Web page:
Cited by Lee Sonogan
Abstract by Luca M. Possati
The core hypothesis of this paper is that neuropsychoanalysis provides a new paradigm for artificial general intelligence (AGI). The AGI agenda could be greatly advanced if it were grounded in affective neuroscience and neuropsychoanalysis rather than cognitive science. Research in AGI has so far remained too cortical-centric; that is, it has privileged the activities of the cerebral cortex, the outermost part of our brain, and the main cognitive functions. Neuropsychoanalysis and affective neuroscience, on the other hand, affirm the centrality of emotions and affects—i.e., the subcortical area that represents the deepest and most ancient part of the brain in psychic life. The aim of this paper is to define some general design principles of an AGI system based on the brain/mind relationship model formulated in the works of Mark Solms and Jaak Panksepp. In particular, the paper analyzes Panksepp’s seven effective systems and how they can be embedded into an AGI system through Judea Pearl’s causal analysis. In the conclusions, the author explains why building a sub-cortical AGI is the best way to solve the problem of AI control. This paper is intended to be an original contribution to the discussion on AGI by elaborating positive arguments in favor of it.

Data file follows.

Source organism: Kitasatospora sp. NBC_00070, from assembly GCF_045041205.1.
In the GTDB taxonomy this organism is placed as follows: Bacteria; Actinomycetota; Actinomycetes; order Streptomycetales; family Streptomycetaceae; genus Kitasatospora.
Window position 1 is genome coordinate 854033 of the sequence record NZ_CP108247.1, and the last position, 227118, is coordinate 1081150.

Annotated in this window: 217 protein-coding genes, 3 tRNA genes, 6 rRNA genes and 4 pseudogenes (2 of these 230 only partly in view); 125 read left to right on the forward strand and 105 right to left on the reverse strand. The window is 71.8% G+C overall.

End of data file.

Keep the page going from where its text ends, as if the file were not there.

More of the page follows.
Publication: Humanities and Social Sciences Communications (Peer-Reviewed Journal)
Pub Date: 31 May 2021 Doi: https://doi.org/10.1057/s41599-021-00812-y
https://www.nature.com/articles/s41599-021-00812-y (Plenty more sections, figures and refences in the article)